All Saints’ High School

An advertisement in March, 1885 in the local press announced that a high school in connection with the convent school was planned to be opened in a few weeks. The school was planned for “young ladies” as boarders, with French, music and astronomy to be taught.
By March 7, 1885, three boarders had commenced and the Sydney newspapers could report in June 1885 that the school had opened “about a month ago.” The next press report described the first annual exhibition and distribution of prizes for All Saints High School, held on December 16, 1885, followed on December 18 by the primary school’s annual exhibition and distribution of prizes.
The Sisters also visited the sick in the local community.
Fundraising for the convent and the school proceeded not only in Bombala but also in Nimmitabel, about 60 kilometres north of Bombala, as evidenced by “a Grand Bazaar in aid of All Saints Convent, Bombala” held in Silk’s Royal Hotel, Nimmitabel on St Patrick’s Day, March 17, 1886. In early 1887, a well-attended “plain and fancy dress ball” was held in Bombala in aid of the convent.
By 1887, the community numbered five Sisters; however, school enrolments had decreased to seven boarders and thirteen day pupils. A newspaper report at the end of 1887 mentions “a few months ago three Sisters of St Joseph came to Bombala and took charge of the convent and school.”
By then there were more than 100 students. No further reports of the Sisters of Charity in Bombala were located and we do not know why they left. The convent and school remained until 1918, before moving to new convent and school buildings in Queen Street, Bombala.
Extremes of weather
Bombala had variable and extreme weather during the time the Sisters were in residence there.
Could this have been a factor in the Sisters leaving Bombala? We might never know.
Bombala experienced a hot and dry start in 1885, with dust storms and temperatures reaching 39 deg C (102 deg Fahrenheit) in the shade.
The year that followed was characterised by cold weather, heavy frosts followed by earthquakes and snow, drought, downpours of rain and much sickness in the community.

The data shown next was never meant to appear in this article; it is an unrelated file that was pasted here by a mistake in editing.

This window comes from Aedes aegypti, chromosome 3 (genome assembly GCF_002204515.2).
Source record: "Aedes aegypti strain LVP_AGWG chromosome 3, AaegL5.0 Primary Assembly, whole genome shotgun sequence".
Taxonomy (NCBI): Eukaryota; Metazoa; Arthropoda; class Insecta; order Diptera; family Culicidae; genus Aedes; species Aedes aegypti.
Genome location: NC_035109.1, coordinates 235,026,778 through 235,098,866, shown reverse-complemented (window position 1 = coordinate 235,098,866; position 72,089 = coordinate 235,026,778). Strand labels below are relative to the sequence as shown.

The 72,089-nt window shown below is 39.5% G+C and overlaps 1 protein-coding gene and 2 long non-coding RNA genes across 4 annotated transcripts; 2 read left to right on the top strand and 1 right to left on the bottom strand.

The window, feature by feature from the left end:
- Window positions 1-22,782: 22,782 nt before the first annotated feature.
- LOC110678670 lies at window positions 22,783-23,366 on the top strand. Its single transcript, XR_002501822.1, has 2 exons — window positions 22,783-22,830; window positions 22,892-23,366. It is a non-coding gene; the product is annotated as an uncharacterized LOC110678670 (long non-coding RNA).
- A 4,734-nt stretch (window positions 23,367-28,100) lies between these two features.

In the winter of 1886, it was so cold that locals were able to ice skate on the frozen Bombala River. In January 1887, hot days up to 39.5 deg C (103 degrees Fahrenheit) and cold nights with severe frost were experienced and the mail service between Bungendore and Bombala was interrupted by a flood.

– A visit on annual holidays to Bombala in December 2017, writes Congregational Archives Manager, Janet Howse, was precipitated by the lack of information about the Sisters of Bombala in the mid-1880s. The visit and subsequent research resulted in this article.

Images from top:

Bombala River

Bombala in 1902, taken by E T Luke. Courtesy of the National Library of Australia.

All Saints’ School: The original slab hut

The former All Saints’ Convent, now a museum

THE WISDOM OF MARY AIKENHEAD
When we have so much to praise the Lord for, we must not complain.
THE WISDOM OF MARY AIKENHEAD
True affection is to rejoice in the happiness of our dear ones. Never allow a sentiment of resentment to enter into our hearts.
THE WISDOM OF MARY AIKENHEAD
Pray, reflect and consult – and may the divine spirit direct all to God’s greater glory.
THE WISDOM OF MARY AIKENHEAD
May our dear Lord Jesus fill your hearts with His own love. Amen!
THE WISDOM OF MARY AIKENHEAD
We must have patience with others as He has patience with us.
THE WISDOM OF MARY AIKENHEAD
Under every difficulty try to pray fervently.
THE WISDOM OF MARY AIKENHEAD
We have much to thank Him for, even for those little drawbacks on our comforts and conveniences.
THE WISDOM OF MARY AIKENHEAD
Do pray that justice may be accomplished in peace and that truth may prevail.
THE WISDOM OF MARY AIKENHEAD
Go on now as steadily as you can, relying on the Divine assistance and fear not.
THE WISDOM OF MARY AIKENHEAD
What we do ought to be done well.

The Sisters of Charity acknowledge the First Peoples and traditional custodians of this land where we live. We respect, value and honour their history, culture and spirituality. We are committed to standing in solidarity and to actively working for justice, peace and harmony in this land.